Maybe the title to this post is a little misleading. I wasn’t necessarily cherry picking primes exclusively from Bernard Hinault, I was winning a bunch of primes in a row because of Bernard Hinault.
I guess I should backtrack a bit. Back in 1986, I was riding for Levis/Isuzu. The structure of professional racing was a lot different back then. Back then, the United States was thought of as a developing country and we needed “assistance”, through special rules, to catch up with Europe and get up to speed. Even though Greg LeMond won the Tour that year, with Andy Hampsten, 4th.
Anyway, we had a relationship with La Vie Claire, which was LeMond and Hinault’s team, where when we rode outside of the United States, we’d ride for La Vie Claire, and here in the US, we’d ride for Levis.
So, Andy was riding the Tour for La Vie Claire in July and then in August, was racing for “our” team, Levis.
I’d travelled to Colombia to do the RCN with Hinault and La Vie Claire in May. That wouldn’t have been my first choice of a race to do. We got massacred, like totally massacred, other than Hinault did win the final 40 km time trial in Bogotá . You can see by our faces in the photo below, we weren’t happy campers. And we were dropped there.
Anyway, jump ahead a couple months and we are at the Coor’s Classic in August. Bernard, Greg and Andy had just finished the Tour a couple weeks earlier. That was the Tour the 30/30, Slaying the Badger was based upon. Anyway, there was a lot of infighting within the La Vie Claire team, them trying to figure out who was going to win, Bernard or Greg.
Andy was a little shell-shocked, and beat, after the whole ordeal and was happy to be back racing with us. The Coor’s race was the biggest race in the United States, maybe ever. It started in California and made its way through Northern California, Nevada, then we transferred to Grand Junction Colorado and did another week in Colorado. It was a super event.
It was the main focus for all US based teams, the biggest race of the season, by miles. Our team usually stayed at high altitude, Mammoth Lakes, CA, Breckenridege, CO or somewhere like that to prepare for the event.
The race was a mixture of European type road racing, point to point, along with hard circuit races, plus criteriums. The criteriums are what differentiated the race from European stage races. Most the European pros had not really done too many criteriums before. We, as domestic riders, had done 100’s.
Bernard did not like criteriums. The officials and Bernard talked long and hard before almost each and every one. He got unlucky because it did rain a couple times during the race, during criterium days, which made it much worse.
Anyway, we were doing a criterium in Reno, Nevada. We’d already done a long road race in the morning, Tahoe to Reno, and we were doing the Reno Criterium, at dusk, through the streets of downtown. It was super cool. Well, I thought it was super cool, but Bernard wasn’t so thrilled.
Since we’d raced 4 hours already that day, everyone was ready to start out pretty casually. I’d heard from very reliable sources, that there was going to be an enormous amount of cash money given out in primes during the race. And it was going to start early, like instantly.
So, I lined up at the front, ready to race hard from the start. Little did I know that Bernard Hinault planned to race hard from the start too. Like super hard. When the race started, everyone was casually tightening down their toestraps as Hinault motored from the gun.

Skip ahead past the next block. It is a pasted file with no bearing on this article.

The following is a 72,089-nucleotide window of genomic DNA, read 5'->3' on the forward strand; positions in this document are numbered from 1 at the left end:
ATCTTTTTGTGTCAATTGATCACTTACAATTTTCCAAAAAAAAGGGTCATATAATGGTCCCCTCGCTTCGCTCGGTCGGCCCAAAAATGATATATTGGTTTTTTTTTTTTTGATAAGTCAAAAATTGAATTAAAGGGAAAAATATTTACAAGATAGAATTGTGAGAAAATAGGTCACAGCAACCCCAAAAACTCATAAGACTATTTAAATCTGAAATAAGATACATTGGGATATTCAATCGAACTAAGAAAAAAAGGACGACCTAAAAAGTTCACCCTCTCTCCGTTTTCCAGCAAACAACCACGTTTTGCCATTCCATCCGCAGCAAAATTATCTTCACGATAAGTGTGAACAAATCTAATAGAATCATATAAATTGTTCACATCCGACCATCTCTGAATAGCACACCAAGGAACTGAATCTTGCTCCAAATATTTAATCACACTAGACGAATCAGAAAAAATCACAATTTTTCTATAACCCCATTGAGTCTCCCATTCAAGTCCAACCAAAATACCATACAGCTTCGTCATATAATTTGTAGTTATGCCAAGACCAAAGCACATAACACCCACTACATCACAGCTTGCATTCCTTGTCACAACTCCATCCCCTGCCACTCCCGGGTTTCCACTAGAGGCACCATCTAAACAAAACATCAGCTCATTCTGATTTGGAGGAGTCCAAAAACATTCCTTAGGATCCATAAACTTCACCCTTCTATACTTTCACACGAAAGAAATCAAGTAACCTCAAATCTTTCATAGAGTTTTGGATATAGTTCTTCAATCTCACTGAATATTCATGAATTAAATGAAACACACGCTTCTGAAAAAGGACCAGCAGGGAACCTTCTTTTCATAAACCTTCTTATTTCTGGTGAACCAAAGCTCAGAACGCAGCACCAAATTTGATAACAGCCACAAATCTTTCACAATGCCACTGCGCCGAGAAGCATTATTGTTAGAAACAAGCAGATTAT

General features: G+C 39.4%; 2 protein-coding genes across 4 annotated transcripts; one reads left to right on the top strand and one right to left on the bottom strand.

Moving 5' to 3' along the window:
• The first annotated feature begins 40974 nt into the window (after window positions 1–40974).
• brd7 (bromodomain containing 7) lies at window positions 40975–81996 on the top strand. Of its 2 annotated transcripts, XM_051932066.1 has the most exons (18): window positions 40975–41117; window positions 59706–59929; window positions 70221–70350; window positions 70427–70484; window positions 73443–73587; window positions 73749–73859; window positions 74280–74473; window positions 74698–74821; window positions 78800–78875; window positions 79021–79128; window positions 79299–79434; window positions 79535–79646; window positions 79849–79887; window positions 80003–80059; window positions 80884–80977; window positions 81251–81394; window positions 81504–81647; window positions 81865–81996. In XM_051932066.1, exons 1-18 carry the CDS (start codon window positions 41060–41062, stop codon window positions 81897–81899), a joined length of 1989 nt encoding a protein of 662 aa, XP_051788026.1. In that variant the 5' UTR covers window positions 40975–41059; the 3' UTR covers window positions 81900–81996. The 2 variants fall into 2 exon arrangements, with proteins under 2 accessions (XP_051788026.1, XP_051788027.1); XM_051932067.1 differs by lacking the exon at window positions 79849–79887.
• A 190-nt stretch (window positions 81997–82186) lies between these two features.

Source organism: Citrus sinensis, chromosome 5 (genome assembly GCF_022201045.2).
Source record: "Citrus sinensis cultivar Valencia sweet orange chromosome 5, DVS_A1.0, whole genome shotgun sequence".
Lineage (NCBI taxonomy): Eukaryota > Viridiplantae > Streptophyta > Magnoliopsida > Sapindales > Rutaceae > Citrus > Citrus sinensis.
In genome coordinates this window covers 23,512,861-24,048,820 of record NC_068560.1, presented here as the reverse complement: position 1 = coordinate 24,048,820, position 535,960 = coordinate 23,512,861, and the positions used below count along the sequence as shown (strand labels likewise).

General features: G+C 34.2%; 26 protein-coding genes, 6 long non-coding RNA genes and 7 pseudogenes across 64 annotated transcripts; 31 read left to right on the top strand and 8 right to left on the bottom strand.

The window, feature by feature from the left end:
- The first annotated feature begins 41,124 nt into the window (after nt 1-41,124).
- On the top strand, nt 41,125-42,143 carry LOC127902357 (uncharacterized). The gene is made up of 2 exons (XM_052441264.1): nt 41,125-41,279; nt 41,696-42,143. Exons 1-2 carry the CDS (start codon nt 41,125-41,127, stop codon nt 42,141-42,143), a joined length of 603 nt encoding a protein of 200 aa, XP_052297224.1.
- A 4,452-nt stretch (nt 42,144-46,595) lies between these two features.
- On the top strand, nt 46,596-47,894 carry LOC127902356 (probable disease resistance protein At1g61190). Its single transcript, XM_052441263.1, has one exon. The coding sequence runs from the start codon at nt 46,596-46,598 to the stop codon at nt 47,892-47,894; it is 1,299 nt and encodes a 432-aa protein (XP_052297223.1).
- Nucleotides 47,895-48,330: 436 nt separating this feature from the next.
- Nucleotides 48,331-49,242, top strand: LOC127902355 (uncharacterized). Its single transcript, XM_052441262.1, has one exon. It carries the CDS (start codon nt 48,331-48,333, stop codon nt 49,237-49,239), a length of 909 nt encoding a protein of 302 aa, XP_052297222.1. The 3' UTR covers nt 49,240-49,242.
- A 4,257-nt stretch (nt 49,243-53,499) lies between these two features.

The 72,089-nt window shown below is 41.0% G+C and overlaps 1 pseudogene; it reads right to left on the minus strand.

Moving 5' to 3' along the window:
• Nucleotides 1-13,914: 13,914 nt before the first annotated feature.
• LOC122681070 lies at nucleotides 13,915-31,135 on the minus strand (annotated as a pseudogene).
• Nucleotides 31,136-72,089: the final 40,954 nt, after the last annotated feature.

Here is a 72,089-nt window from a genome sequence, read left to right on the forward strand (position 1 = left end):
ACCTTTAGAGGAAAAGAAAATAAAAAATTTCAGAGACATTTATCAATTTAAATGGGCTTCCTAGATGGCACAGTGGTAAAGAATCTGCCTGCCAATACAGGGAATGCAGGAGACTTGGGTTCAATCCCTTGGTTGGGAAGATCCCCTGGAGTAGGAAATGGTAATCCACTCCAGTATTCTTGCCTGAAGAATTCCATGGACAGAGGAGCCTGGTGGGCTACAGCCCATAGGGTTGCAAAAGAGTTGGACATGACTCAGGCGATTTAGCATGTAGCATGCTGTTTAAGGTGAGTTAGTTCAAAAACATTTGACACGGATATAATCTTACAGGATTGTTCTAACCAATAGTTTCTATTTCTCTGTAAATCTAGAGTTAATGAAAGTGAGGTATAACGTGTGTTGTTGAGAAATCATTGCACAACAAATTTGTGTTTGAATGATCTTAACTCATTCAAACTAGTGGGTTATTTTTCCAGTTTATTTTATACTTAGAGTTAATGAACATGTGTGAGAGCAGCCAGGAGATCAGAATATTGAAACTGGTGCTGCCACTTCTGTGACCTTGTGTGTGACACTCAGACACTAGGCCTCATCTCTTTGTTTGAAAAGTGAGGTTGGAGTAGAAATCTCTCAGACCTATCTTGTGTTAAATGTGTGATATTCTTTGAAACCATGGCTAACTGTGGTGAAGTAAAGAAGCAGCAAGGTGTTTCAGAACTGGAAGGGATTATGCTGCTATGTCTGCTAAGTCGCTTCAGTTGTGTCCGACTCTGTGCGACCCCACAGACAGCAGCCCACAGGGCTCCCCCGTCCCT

I was on Hinault and he was going super hard, like time trial hard. I looked back and the field was single file, with gaps opening everywhere. I was very content right on Bernard’s wheel.
Coming across the line for lap one, they rang the bell. I couldn’t tell you for how much, but good money, probably $250, maybe $500, I’m not sure.
Hinault never missed a beat and just kept pulling. The final corner was maybe 250 meters from the line. I looked back and there wasn’t anyone that could sprint anywhere near. It was so easy to win the money, I hardly had to sprint. I won the prime and just went back and resumed my position on Bernard’s wheel. And he kept going.
This went on lap after lap. They rang the bell nearly every lap and I won the prime and then dropped back and sat on for another lap.
Bernard didn’t seem to even notice. He was more concerned about staying upright than winning money.
We, by that I mean, our team, and most US riders, were first concerned with results, but a close 2nd was winning money. Prize money was good and a big proportion of our yearly income. It wasn’t unusual to win 20-30 thousand dollars a year in prize money, depending on the schedule.
I couldn’t really tell you how much money I won the first 10 laps of the race. It was in the 1000’s. Roy Knickman, my teammate, eventually made his way up to the front too and he won a couple primes also.
Hinault went on and won the Coor’s Classic overall. LeMond finished 2nd, so they flip-flopped their Tour results. Phil Anderson, who was guest riding on our team, finished 3rd overall and completed the podium. We won the team competition, which was nice.
There was so much money to be won at the Coor’s race, you sort of had to be really shitty or really unlucky not to take home some. They’d sometime give a lapped rider a prime for just riding the next lap. I got a prime in Vail once for being the first rider from Kansas to cross the line. I was the only rider from Kansas in the race. It was always interesting.
Anyway, Bernard never said a word to me. I did feel a little weird after winning the first couple primes, probably because Hinault was a 5 time Tour de France winner, but got over it pretty quickly. I could tell he was riding scared, while I was in my environment. . We had different agendas, so it was all good.